Signs of GERD
Many people can experience acid reflux differently, but some of the most common signs include:
- Bad breath
- Acidic taste in the mouth
- Difficulty swallowing
- Tooth sensitivity
Protect Your Teeth Against GERD
The good news is there are many medications available that can help reduce how often you experience symptoms of acid reflux. Besides finding the right medicine, your dentist in Memphis may recommend some additional precautions to protect your teeth against the acid produced by reflux. Some common suggestions may include:
- Avoiding acidic foods and drinks
- Limiting spicy or sour foods
- Chewing sugar-free gum
- Using toothpaste with fluoride
Since sufferers of GERD are at increased risk for dental problems it’s important that they visit their dentist twice a year for check-ups and cleanings. These dental appointments can help identify any problems such as acid erosion or decay early, while treatment is easier.
We’re always accepting new patients at our dental office in Memphis and welcome anyone who’s overdue for a dental visit to contact us today to schedule an appointment. We’re here to help.
Nearly 30 million Americans are living with diabetes. That’s 30 million people who have the added responsibility of working to maintain their blood glucose levels day in and day out. While it’s fairly well known that diabetes can lead to other health problems such as heart disease and kidney disease, it may be surprising to learn that diabetes can also affect oral health. In fact, the team at our dental office in Memphis wants our patients to know that oral health can also, in turn, affect diabetes.
The Diabetes & Oral Health Connection
Research has suggested a connection between diabetes and gum disease, and vice versa. Studies have consistently shown that people who are diabetic are more likely to develop gum disease than those without diabetes. But that’s not all. If we look at the connection from the other direction, research supports that gum disease can also make it more difficult to manage blood sugar levels, leading to diabetic complications and perhaps a progression of the disease. To reduce the risk of gum disease and maintain proper blood glucose levels, consider trying the tips below…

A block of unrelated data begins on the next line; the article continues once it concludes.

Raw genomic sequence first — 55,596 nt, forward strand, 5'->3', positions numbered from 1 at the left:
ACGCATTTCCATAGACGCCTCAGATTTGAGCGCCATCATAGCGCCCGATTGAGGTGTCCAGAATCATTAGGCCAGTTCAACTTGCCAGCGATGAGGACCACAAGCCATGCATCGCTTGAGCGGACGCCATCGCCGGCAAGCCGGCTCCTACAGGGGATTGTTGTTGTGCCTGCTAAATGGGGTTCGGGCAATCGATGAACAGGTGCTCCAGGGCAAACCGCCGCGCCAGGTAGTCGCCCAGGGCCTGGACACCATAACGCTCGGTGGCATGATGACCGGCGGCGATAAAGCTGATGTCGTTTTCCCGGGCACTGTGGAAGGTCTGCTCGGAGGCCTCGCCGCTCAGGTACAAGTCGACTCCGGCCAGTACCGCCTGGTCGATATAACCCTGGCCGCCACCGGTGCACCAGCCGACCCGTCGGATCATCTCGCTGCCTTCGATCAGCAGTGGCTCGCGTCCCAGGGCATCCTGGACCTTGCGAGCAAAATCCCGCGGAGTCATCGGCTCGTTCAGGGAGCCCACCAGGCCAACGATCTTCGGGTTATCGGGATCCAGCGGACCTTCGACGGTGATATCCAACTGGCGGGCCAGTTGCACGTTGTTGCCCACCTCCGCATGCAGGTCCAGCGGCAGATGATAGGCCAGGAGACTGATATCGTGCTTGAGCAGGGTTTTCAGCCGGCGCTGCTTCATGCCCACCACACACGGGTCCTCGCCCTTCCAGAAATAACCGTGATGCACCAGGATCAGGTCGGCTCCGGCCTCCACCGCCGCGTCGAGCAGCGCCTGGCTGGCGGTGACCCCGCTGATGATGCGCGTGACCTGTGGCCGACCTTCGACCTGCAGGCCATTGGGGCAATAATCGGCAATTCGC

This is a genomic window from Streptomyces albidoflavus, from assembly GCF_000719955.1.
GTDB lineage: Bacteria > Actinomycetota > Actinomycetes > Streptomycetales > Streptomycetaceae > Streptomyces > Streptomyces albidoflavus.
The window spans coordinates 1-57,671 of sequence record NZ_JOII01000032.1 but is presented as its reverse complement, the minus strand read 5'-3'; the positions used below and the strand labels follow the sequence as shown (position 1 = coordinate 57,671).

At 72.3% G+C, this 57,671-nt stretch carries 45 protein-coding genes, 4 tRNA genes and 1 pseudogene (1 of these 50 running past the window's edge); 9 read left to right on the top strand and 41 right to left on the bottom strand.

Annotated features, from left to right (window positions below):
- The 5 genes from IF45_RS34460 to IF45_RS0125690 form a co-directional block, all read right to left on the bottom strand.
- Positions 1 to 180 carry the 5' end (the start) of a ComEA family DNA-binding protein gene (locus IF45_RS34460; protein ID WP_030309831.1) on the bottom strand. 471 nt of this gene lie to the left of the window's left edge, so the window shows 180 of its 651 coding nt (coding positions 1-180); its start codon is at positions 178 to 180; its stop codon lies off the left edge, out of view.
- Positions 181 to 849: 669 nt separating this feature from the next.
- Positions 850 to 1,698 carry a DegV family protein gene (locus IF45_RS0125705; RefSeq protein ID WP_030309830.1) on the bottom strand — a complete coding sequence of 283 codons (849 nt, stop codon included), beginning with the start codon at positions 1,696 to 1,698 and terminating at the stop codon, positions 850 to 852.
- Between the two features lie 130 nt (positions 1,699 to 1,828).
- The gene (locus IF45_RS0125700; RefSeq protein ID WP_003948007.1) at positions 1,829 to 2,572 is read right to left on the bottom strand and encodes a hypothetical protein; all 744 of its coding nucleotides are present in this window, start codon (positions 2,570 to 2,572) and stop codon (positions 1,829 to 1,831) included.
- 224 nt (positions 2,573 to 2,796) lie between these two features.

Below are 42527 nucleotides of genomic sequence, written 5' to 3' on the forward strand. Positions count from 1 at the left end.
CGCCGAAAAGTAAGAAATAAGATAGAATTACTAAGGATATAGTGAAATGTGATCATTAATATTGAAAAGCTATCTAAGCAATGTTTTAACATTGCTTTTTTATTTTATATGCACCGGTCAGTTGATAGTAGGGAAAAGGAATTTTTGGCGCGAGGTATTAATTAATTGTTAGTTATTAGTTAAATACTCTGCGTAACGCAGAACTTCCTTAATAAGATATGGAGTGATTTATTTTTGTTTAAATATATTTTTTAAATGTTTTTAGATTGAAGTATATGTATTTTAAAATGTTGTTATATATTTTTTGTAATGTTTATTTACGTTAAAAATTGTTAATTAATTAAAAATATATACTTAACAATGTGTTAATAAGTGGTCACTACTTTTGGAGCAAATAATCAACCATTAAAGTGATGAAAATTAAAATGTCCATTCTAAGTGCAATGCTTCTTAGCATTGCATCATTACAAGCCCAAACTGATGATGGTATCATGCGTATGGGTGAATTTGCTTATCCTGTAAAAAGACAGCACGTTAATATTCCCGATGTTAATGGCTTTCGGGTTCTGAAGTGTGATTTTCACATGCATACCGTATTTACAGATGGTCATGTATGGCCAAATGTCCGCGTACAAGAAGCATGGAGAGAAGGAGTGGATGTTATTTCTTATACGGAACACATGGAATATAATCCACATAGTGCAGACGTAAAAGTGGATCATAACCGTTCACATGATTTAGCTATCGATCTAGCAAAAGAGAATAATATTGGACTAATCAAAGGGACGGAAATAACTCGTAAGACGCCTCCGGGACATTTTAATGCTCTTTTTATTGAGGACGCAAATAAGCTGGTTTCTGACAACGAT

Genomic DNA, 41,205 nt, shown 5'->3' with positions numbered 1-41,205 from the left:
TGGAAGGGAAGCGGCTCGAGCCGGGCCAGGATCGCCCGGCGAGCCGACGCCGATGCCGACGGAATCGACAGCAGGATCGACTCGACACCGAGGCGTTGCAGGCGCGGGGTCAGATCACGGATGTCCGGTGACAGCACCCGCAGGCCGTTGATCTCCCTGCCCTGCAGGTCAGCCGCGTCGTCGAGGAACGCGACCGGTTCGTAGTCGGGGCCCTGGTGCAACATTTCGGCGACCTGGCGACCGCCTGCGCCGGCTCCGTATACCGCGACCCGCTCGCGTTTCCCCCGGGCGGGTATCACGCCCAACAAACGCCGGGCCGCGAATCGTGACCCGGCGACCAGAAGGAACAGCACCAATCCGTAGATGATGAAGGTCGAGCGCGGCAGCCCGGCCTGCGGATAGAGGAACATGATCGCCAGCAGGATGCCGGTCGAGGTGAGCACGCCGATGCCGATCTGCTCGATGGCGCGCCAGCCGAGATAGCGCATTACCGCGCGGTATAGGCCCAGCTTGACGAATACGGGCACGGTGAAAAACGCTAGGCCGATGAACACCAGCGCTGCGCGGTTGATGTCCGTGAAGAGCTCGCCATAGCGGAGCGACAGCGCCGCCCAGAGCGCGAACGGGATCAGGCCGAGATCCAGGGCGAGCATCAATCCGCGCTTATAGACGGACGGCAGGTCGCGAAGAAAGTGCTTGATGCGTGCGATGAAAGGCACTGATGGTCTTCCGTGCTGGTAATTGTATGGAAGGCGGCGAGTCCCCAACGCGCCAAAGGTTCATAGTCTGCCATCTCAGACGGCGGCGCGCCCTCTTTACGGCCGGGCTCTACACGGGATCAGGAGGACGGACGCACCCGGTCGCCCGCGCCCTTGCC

Control Your Blood Sugar
This one is obvious for anyone with diabetes or for anyone whose loved one is diabetic. After all, keeping blood glucose levels within a healthy range is what diabetic maintenance is all about. Besides keeping your body healthy, controlled blood sugar levels reduce the risk of developing gum disease, which can lead to even more health problems such as heart disease.
Keep Your Mouth Healthy
Besides seeing your dentist in Memphis every six months for a preventative exam and thorough dental cleaning, it’s also important to practice good oral hygiene at home. Regular, routine at-home care is a great way to ensure your teeth, gums, and even tongue stay healthy. To follow a proper oral hygiene routine, we recommend:
- Using a fluoride toothpaste to protect against tooth decay
- Brushing both when you wake up before you go to bed
- Flossing at least once a day to clean all the areas that brushing can’t reach
Good Food is Good For You
Limiting how many sugar-packed foods you eat or drink is good practice for anyone, but especially for those living with diabetes. To help keep blood sugar regulated and support overall health, make sure to eat a well-balanced diet packed with vegetables, fruits, and whole grains.
The patients at our Memphis dental office are our top priority and we’re committed to doing everything we can to keep not only their mouths healthy, but their bodies healthy, too. If you’re looking for a new dentist or have questions about your oral health, we welcome you to schedule an appointment with our dedicated team today.
Another candy-packed holiday is right around the corner, and our dental office in Memphis is busy getting into the spirit of Halloween. From pumpkins and fall colors, to costumes and hayrides, there’s a lot to be excited about this time of year. But as we all know, candy is one of those things that’s scarier to us than any goblin or ghoul.